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A trabeculectomy is a type of surgery for glaucoma. The surgery aims to lower intraocular pressure in the eye caused by glaucoma. It is necessary if glaucoma medications and laser surgery do not successfully lower eye pressure.
The eye is filled with a continuously flowing fluid called aqueous humor, which provides nutrients to the eye. It is also responsible for maintaining constant intraocular pressure.
The aqueous humor flows through a drainage system called the trabecular meshwork, a spongy tissue next to the cornea. If the trabecular meshwork is blocked, eye pressure becomes too high, causing damage to the optic nerve. This condition is called glaucoma and can lead to blindness if left untreated.
While trabeculectomy surgery, also called glaucoma filtration surgery, effectively reduces eye pressure, it does not cure or reverse vision loss.
Trabeculectomy surgery is usually performed in an outpatient clinic, so you can return home the same day.
An eye doctor recommends a trabeculectomy when other glaucoma treatment options, such as medication or laser surgery, fail to lower intraocular pressure.
It is a common treatment option for open-angle glaucoma. However, it may be necessary for other types of glaucoma, including acute-angle closure glaucoma and secondary glaucoma.
Depending on the complexity of the surgery, the cost of a trabeculectomy can range from $1,000 to $11,000.
Health insurance typically covers a portion of glaucoma treatment, including trabeculectomy surgery, as long as it is medically necessary. Check with your insurance company to confirm which treatments and procedures your plan covers.
Most trabeculectomy procedures take place in an outpatient setting, allowing people to go home the same day. The duration of surgery ranges from 30 to 90 minutes.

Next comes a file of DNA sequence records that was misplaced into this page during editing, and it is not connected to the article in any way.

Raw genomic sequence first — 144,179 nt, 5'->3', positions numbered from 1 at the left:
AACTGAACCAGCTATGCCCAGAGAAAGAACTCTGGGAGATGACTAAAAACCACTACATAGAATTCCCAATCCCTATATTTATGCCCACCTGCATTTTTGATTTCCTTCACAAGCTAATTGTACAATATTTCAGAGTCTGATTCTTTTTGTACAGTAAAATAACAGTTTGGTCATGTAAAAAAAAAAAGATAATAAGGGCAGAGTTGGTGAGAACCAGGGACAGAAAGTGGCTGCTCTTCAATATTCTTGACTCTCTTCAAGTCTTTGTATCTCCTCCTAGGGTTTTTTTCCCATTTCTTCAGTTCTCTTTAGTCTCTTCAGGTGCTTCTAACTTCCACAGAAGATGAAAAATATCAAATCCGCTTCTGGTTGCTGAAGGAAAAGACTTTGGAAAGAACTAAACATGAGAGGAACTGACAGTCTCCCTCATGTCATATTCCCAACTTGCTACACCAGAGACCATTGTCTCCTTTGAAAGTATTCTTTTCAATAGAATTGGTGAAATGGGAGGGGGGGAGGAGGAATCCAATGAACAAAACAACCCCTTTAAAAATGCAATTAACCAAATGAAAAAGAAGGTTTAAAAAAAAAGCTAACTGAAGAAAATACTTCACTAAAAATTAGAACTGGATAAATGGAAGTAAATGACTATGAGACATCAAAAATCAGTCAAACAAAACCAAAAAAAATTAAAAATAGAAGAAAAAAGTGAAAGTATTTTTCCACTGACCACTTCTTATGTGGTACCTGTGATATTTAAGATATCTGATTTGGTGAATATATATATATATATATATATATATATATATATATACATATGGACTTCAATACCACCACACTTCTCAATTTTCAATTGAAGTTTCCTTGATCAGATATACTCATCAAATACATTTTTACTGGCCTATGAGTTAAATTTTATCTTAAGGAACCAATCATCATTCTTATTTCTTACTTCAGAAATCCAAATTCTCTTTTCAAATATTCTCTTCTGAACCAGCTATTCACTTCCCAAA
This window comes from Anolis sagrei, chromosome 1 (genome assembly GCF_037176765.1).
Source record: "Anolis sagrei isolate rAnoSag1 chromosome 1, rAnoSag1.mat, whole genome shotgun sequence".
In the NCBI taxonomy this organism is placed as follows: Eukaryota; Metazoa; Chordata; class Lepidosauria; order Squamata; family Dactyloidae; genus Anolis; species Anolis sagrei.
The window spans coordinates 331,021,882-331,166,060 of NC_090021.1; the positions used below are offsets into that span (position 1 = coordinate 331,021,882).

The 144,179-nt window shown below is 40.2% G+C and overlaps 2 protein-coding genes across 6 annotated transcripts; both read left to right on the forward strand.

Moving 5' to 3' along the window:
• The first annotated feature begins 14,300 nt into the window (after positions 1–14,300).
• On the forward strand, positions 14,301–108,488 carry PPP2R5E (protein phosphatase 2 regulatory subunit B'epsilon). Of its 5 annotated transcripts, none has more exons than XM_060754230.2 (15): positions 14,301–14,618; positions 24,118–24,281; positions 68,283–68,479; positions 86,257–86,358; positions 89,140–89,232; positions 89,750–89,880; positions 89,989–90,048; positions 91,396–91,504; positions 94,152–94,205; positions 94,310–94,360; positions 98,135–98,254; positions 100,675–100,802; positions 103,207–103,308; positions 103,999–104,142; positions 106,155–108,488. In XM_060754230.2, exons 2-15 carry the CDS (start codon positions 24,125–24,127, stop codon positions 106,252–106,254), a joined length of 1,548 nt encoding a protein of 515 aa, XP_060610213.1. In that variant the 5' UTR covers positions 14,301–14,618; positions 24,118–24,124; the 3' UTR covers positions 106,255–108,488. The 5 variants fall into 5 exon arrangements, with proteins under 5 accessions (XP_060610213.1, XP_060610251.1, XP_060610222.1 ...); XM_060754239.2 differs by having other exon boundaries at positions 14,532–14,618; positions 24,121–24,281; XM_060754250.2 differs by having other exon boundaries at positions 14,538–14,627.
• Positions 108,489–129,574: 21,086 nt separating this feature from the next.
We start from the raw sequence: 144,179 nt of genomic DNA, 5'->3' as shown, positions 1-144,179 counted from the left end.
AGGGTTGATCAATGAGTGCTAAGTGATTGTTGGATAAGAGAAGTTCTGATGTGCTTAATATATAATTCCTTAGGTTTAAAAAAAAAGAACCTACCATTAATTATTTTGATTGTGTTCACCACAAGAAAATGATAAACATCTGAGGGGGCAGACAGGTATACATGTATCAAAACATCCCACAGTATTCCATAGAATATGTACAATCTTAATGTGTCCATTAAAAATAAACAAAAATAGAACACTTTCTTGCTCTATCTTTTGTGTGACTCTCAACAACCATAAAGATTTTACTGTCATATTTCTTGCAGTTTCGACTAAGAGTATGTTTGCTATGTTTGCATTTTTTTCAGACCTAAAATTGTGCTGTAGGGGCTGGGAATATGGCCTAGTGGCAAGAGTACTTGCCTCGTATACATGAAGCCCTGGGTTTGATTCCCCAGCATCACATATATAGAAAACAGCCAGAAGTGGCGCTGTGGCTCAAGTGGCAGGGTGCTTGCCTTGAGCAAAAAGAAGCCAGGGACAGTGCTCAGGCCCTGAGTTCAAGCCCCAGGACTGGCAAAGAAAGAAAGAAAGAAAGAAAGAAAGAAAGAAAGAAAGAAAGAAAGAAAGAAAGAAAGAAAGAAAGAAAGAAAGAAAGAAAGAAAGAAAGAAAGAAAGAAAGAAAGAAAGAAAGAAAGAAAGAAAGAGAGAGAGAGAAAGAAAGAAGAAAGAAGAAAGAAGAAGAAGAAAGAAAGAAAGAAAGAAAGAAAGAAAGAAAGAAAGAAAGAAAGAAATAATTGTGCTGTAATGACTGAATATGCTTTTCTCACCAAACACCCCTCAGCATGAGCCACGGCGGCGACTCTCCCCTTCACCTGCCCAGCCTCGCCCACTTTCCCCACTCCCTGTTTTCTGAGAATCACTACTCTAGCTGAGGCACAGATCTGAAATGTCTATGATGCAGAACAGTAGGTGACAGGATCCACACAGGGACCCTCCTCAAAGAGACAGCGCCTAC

Your eye doctor will give you instructions to help prepare for surgery. These instructions include a time to stop eating and drinking, among other protocols. If you don’t follow the instructions closely, your doctor might cancel the surgery for safety reasons.
Educating yourself about glaucoma will help you prepare for the surgery. Also, confirm what your insurance plan covers to avoid surprise charges and copayments.
A few helpful questions to ask your eye doctor before surgery include:
If the trabeculectomy is taking place in an outpatient clinic, make sure you have a designated driver to take you home. Remove any makeup, leave your contact lenses at home, and wear comfortable clothing and shoes.
Conscious sedation (awake) and general anesthesia (asleep) are both administered intravenously (IV). An IV allows the healthcare professional to administer the medication quickly and effectively.
Your vitals (heart rate, breathing rate, and blood pressure) are closely monitored while receiving anesthesia. Medicated eye drops will also be used to numb the eye(s).
During trabeculectomy surgery, the eye doctor will use small tools and a microscope to create a small hole in the upper area of the eye.